We know there are many adults juggling life and horses so that they can pursue their passion for horses. It’s hard but worth it to many, especially these riders.
In an industry traditionally associated with the wealthy, horsekeeping has become dominated by average owners who want their horses to be well-fed, well-trained and responsibly looked after. And they are willing to make the sacrifices necessary to afford it.
Among them is Debbie Conklin, who works full-time at a bank to finance her horse-related expenses. According to Conklin, it’s her job that allows her to own, ride and take part in shows with her Quarter Horse, Photons SmartNSassy,
Known around the barn as Ellie. It also means that she has to manage both her time—and her money—well.
“Being with horses has been my heart and soul for 50 years,” Conklin says. “And when you are [a working horse owner], you have to make decisions about how you
spend not only your money, but your time as well.”
So Conklin keeps her horse at a boarding barn and schedules weekly sessions with a trainer. The choice to board her horse is not inexpensive, but it makes sense to her.
“If you do self-care, you don’t have time to ride—you feed, groom and go,” says Conklin. “This way, I’m here Tuesdays, Thursdays and weekends, and I can work with a trainer.”
Juggling Life and Horses for More Than a Hobby
For some horse owners who are juggling life and horses, boarding their horses close to their workplace is crucial. Cutting down commute time means extra time to ride and spend with their horse. That’s why Deborah Simone based her horsekeeping decisions exclusively on the location of her job.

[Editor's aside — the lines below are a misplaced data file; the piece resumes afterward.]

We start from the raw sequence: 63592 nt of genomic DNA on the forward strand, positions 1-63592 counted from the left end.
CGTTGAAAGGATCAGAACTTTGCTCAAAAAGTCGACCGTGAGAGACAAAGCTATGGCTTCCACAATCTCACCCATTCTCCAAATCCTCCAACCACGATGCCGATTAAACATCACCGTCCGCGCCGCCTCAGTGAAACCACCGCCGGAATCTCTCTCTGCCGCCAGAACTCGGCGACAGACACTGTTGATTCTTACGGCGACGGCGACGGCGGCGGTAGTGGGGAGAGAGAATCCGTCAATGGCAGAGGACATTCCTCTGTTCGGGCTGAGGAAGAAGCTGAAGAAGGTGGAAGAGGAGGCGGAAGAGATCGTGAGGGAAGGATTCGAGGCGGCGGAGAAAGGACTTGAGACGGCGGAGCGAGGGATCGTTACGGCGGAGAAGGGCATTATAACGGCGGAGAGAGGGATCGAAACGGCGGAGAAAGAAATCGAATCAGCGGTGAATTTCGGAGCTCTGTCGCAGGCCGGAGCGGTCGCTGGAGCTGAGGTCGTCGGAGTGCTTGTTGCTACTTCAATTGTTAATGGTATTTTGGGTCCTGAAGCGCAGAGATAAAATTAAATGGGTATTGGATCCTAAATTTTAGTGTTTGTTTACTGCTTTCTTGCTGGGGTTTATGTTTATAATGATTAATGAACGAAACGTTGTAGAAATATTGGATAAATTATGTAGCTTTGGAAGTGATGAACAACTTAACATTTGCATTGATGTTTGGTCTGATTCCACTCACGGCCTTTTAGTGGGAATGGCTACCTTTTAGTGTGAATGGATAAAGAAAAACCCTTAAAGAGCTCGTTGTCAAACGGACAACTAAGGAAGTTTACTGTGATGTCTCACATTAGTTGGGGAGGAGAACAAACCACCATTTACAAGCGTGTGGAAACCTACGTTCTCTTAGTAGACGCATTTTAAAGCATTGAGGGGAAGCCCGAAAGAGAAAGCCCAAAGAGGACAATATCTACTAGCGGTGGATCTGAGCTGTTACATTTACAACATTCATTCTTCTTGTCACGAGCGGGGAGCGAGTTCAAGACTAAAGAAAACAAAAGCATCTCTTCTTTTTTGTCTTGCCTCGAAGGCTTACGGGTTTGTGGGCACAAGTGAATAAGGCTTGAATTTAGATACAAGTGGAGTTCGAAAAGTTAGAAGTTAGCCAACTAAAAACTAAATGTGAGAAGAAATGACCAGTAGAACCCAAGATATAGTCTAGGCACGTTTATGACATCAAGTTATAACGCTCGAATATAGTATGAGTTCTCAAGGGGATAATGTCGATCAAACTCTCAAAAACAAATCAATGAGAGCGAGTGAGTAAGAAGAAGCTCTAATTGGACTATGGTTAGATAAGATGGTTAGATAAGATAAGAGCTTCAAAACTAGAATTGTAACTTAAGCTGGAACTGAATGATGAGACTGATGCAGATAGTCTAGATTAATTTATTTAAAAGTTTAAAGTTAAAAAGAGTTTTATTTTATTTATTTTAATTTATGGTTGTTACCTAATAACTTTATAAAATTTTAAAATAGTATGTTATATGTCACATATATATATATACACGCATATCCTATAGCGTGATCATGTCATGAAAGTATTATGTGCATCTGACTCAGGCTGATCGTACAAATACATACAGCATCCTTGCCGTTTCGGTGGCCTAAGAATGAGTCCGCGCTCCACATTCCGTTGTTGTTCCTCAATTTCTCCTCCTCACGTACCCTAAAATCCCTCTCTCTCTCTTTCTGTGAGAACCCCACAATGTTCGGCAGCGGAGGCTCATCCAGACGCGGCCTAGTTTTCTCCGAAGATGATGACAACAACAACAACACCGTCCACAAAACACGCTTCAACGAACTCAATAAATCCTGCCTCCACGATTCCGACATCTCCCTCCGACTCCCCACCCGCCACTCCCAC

Simone, who is a sonographer, was boarding her 18-year-old Hanoverian cross mare, Lovey, at a barn close to her home. But when a new assignment sent her to work in a direction opposite the barn, Simone decided to change Lovey’s location, too.
“Riding her just on weekends just wasn’t enough,” says Simone. Lovey’s new location now allows Simone to visit her boarding barn on Tuesdays, Thursdays and weekends.
“I groom her, take a short 15- or 20-minute ride around the property, and just spend time with her,” says Simone. “If you love something—if it’s your passion—you’ll find a way.”
For after-work equestrians, finding a way means determining exactly why you have a horse in the first place.
“Know thyself—know what your goals are and know what you are going to do with the horse,” says Simone.
That could mean owning a horse so that riding can be basis of your fitness routine, or spending time riding or and caring for your horse in order to relax after a stressful day.
That’s exactly why self-employed hairstylist Danielle Buechner became an after-work equestrian.
“After I’ve had a stressful day, going to the barn and riding my horse—or just being with my horse—makes a difference; it changes my whole outlook, my whole demeanor,” says Buechner. “Even on days when I don’t feel like going and I force myself to get there, it’s worth it.”
Meanwhile, Conklin’s goal-setting revolves around getting ready for the next horse show. Since she started working with a trainer and focusing on her performance in the show ring, Conklin has taken honors in a pair of divisions in the show series she rides in with Ellie.
“But it’s not about the buckle,” says Conklin. “Ellie and I are a team, and it’s about what we’ve accomplished together.”
Either way, being conscious of what you want to achieve is key when juggling life and horses.
“Whatever you do, remember your time is limited and therefore valuable, so make sure your goals are clear and that you are working toward achieving them,” says trainer Clarissa Cupolo.